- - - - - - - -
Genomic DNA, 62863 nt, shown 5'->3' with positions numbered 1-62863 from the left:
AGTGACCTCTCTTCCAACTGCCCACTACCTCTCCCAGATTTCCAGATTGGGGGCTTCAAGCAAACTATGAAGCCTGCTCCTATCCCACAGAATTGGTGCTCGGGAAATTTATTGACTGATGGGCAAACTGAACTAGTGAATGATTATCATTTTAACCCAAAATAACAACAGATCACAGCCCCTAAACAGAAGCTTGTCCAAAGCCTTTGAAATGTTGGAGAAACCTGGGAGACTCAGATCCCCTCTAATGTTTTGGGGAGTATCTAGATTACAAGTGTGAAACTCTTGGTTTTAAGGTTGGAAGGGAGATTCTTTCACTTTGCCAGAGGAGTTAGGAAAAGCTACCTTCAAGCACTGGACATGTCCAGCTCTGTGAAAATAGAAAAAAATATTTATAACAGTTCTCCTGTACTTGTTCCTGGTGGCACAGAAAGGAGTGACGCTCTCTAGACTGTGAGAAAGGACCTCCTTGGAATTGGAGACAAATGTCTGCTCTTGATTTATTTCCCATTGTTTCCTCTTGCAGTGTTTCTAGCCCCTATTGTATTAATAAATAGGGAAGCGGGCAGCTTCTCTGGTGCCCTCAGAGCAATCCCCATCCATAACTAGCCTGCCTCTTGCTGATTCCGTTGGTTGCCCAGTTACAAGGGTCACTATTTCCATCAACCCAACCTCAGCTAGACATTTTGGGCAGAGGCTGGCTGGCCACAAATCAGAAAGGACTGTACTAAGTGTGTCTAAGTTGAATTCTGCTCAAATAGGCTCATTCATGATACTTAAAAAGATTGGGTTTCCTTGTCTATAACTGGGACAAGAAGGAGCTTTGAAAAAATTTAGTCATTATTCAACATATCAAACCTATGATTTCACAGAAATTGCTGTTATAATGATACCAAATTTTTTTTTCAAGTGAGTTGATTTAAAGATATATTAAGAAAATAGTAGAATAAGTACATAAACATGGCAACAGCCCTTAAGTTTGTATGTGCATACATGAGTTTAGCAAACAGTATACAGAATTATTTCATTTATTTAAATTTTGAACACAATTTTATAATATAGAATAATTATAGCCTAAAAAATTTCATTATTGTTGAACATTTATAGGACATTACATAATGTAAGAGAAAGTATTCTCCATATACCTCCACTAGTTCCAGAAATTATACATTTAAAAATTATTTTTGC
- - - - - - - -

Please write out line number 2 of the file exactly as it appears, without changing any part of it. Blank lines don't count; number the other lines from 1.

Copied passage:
AGTGACCTCTCTTCCAACTGCCCACTACCTCTCCCAGATTTCCAGATTGGGGGCTTCAAGCAAACTATGAAGCCTGCTCCTATCCCACAGAATTGGTGCTCGGGAAATTTATTGACTGATGGGCAAACTGAACTAGTGAATGATTATCATTTTAACCCAAAATAACAACAGATCACAGCCCCTAAACAGAAGCTTGTCCAAAGCCTTTGAAATGTTGGAGAAACCTGGGAGACTCAGATCCCCTCTAATGTTTTGGGGAGTATCTAGATTACAAGTGTGAAACTCTTGGTTTTAAGGTTGGAAGGGAGATTCTTTCACTTTGCCAGAGGAGTTAGGAAAAGCTACCTTCAAGCACTGGACATGTCCAGCTCTGTGAAAATAGAAAAAAATATTTATAACAGTTCTCCTGTACTTGTTCCTGGTGGCACAGAAAGGAGTGACGCTCTCTAGACTGTGAGAAAGGACCTCCTTGGAATTGGAGACAAATGTCTGCTCTTGATTTATTTCCCATTGTTTCCTCTTGCAGTGTTTCTAGCCCCTATTGTATTAATAAATAGGGAAGCGGGCAGCTTCTCTGGTGCCCTCAGAGCAATCCCCATCCATAACTAGCCTGCCTCTTGCTGATTCCGTTGGTTGCCCAGTTACAAGGGTCACTATTTCCATCAACCCAACCTCAGCTAGACATTTTGGGCAGAGGCTGGCTGGCCACAAATCAGAAAGGACTGTACTAAGTGTGTCTAAGTTGAATTCTGCTCAAATAGGCTCATTCATGATACTTAAAAAGATTGGGTTTCCTTGTCTATAACTGGGACAAGAAGGAGCTTTGAAAAAATTTAGTCATTATTCAACATATCAAACCTATGATTTCACAGAAATTGCTGTTATAATGATACCAAATTTTTTTTTCAAGTGAGTTGATTTAAAGATATATTAAGAAAATAGTAGAATAAGTACATAAACATGGCAACAGCCCTTAAGTTTGTATGTGCATACATGAGTTTAGCAAACAGTATACAGAATTATTTCATTTATTTAAATTTTGAACACAATTTTATAATATAGAATAATTATAGCCTAAAAAATTTCATTATTGTTGAACATTTATAGGACATTACATAATGTAAGAGAAAGTATTCTCCATATACCTCCACTAGTTCCAGAAATTATACATTTAAAAATTATTTTTGC